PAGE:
I have a new obsession! Extreme mountain climbing documentaries. They're riveting, so I’m sure I’m not alone. I sit in judgement as I watch, like a sloth (maybe eating Doritos), on the couch, talking to myself. Who in their right minds would sign up for this nightmare? Facing hazards such as avalanches, high-altitude illness, hypothermia or falling into crevices ... and never being heard from again. They have chosen to go to a place where they literally cannot breathe. I know one thing about myself: if there isn’t oxygen—you won’t find me there. It’s that simple. Alas, the reason I'm transfixed by them is not lost on me. It’s a metaphor for all of us who have the need to push ourselves and I am on the eternal search for inspiration to keep going (even if I am out of my own proverbial breath.)
We remodeled our restaurant last week and we gave ourselves five short days to take the pieces apart, and to put them back together. It was a close call—and put stress on our whole team—but on Saturday night we had to reopen. We went into a busy service with a kitchen staff that was under-staffed and stressed.
That evening, I was at the door saying goodnight to guests and a mother and son (which, by the way: is adorable!) after eating their dinner made a bee-line for me. Since I have a few years in hospitality I can tell if someone is just being kind or if they are actually impressed. They claimed that “it was one of the best meals they ever had, but even more amazing than the dinner, was watching them cook” (they sat at the chefs counter.) They went on to say how mind-blowing it was that the kitchen was able to execute these beautiful dishes, with very little verbal communication—all of them working in tandem. I nodded my head in agreement.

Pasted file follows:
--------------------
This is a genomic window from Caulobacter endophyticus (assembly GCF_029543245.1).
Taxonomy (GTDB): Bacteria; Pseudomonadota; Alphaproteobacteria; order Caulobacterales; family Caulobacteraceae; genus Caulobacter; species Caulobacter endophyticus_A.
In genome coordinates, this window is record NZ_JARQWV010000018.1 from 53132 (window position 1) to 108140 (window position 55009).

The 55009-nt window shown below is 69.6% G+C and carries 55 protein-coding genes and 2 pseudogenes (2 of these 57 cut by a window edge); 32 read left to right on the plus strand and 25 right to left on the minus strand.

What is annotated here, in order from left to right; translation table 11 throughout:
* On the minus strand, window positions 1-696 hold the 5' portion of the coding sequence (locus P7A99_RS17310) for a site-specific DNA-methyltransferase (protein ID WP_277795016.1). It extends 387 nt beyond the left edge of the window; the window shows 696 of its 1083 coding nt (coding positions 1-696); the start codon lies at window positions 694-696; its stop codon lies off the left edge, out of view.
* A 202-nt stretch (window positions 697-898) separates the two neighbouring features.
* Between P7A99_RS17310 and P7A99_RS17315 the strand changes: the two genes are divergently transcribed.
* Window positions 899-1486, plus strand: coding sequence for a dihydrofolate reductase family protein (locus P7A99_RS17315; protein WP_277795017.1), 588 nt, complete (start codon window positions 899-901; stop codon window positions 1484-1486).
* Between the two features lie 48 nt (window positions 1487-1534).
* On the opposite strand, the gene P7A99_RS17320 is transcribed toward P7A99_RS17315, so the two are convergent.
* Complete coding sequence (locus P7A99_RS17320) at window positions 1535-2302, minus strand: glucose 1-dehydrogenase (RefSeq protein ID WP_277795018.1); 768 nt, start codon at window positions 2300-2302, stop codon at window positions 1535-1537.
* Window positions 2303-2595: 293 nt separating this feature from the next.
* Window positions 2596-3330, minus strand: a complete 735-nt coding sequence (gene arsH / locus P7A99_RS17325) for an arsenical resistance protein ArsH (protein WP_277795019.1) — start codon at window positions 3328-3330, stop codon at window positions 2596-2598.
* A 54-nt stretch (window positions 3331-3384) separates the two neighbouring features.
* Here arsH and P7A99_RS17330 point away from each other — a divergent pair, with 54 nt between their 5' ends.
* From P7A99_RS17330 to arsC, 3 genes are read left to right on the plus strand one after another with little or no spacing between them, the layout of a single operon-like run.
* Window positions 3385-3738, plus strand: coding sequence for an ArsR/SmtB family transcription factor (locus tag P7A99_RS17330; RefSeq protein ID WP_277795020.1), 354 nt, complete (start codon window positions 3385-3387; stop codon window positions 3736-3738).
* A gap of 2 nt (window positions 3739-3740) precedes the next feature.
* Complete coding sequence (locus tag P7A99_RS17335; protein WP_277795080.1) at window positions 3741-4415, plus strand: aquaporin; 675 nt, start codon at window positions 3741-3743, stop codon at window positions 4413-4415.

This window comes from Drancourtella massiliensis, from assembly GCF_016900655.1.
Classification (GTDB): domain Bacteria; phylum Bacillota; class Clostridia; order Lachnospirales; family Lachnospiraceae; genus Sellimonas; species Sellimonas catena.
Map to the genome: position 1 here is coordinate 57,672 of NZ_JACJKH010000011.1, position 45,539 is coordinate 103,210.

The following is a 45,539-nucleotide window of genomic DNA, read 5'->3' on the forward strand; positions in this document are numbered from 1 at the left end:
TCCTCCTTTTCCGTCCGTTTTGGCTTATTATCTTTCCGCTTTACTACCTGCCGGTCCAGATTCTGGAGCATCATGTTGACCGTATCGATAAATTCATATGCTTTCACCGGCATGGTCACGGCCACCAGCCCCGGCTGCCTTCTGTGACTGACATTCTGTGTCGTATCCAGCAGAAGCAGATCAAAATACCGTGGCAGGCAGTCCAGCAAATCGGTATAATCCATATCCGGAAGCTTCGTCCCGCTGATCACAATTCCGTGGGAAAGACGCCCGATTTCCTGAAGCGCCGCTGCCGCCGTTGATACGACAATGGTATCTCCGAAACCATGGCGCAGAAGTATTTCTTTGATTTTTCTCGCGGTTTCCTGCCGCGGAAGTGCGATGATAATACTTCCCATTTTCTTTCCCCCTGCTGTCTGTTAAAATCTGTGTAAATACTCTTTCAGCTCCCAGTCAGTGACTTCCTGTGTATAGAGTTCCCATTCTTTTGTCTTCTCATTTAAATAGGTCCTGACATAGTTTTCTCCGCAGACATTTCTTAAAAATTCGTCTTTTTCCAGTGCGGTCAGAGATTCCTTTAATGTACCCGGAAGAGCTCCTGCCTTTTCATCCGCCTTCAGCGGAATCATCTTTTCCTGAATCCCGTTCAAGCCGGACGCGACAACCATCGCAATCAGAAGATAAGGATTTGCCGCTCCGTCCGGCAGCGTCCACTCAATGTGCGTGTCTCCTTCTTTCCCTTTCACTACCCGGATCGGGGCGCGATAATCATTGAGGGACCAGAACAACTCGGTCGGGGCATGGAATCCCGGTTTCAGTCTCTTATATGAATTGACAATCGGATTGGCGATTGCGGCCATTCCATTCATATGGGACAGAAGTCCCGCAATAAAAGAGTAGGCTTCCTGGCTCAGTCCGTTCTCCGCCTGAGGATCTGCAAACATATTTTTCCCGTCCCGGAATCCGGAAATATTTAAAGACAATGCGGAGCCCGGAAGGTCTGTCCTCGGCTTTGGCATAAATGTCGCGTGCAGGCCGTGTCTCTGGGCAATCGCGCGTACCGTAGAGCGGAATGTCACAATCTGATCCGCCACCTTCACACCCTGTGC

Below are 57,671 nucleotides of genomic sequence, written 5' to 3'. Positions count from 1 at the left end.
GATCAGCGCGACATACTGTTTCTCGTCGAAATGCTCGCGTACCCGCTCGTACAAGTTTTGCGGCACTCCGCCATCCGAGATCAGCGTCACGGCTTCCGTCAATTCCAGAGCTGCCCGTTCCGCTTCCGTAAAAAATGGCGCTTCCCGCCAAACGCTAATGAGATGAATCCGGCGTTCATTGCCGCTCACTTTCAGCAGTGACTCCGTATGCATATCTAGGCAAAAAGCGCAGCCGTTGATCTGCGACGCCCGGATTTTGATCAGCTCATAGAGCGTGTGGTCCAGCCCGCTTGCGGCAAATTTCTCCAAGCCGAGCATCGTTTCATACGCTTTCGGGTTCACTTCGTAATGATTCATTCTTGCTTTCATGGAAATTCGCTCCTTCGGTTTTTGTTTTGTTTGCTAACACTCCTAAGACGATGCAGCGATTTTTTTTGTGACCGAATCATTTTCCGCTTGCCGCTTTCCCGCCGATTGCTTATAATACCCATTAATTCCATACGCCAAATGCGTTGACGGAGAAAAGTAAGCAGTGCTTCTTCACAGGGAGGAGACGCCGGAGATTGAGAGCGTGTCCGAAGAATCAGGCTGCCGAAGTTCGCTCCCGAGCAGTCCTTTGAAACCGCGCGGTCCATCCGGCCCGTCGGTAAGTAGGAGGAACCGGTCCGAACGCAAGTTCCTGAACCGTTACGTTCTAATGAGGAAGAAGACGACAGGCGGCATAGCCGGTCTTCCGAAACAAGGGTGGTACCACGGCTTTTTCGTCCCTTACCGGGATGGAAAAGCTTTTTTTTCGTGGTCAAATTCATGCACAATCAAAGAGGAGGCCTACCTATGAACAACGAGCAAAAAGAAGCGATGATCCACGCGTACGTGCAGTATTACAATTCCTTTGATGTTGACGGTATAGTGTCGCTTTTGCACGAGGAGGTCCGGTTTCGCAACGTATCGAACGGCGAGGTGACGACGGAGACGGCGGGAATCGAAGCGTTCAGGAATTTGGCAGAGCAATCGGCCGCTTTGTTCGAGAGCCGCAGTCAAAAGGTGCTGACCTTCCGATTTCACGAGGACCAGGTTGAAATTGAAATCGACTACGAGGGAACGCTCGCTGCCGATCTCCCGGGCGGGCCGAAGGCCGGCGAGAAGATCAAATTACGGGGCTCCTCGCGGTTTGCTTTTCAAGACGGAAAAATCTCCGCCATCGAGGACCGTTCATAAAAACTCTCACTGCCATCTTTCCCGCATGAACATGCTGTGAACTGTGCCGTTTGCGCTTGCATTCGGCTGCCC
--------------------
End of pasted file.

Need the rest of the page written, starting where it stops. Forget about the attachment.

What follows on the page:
Since we’ve opened, I've perched myself at the bar and watched the kitchen stock, prep and cook. You immediately recognize that it takes a special breed to do that job. It takes a great deal of physical stamina and an extreme amount of mental toughness, not to crumble under the pressure. Not everybody can do it. To me: it's magic.
On Mother’s Day, I observed two cooks make pancakes for 140 people—and then have to execute dinner service. Sometimes I wonder why they don’t take their aprons, throw it on the floor, give me the finger and shout while walking out, “Lady—you can take this job and shove it!" On my search for inspiration—watching people performing grandiose harrowing acts. like climbing K-2—I quickly realized that it could be found right underneath my nose, silently chopping a mound of vegetables.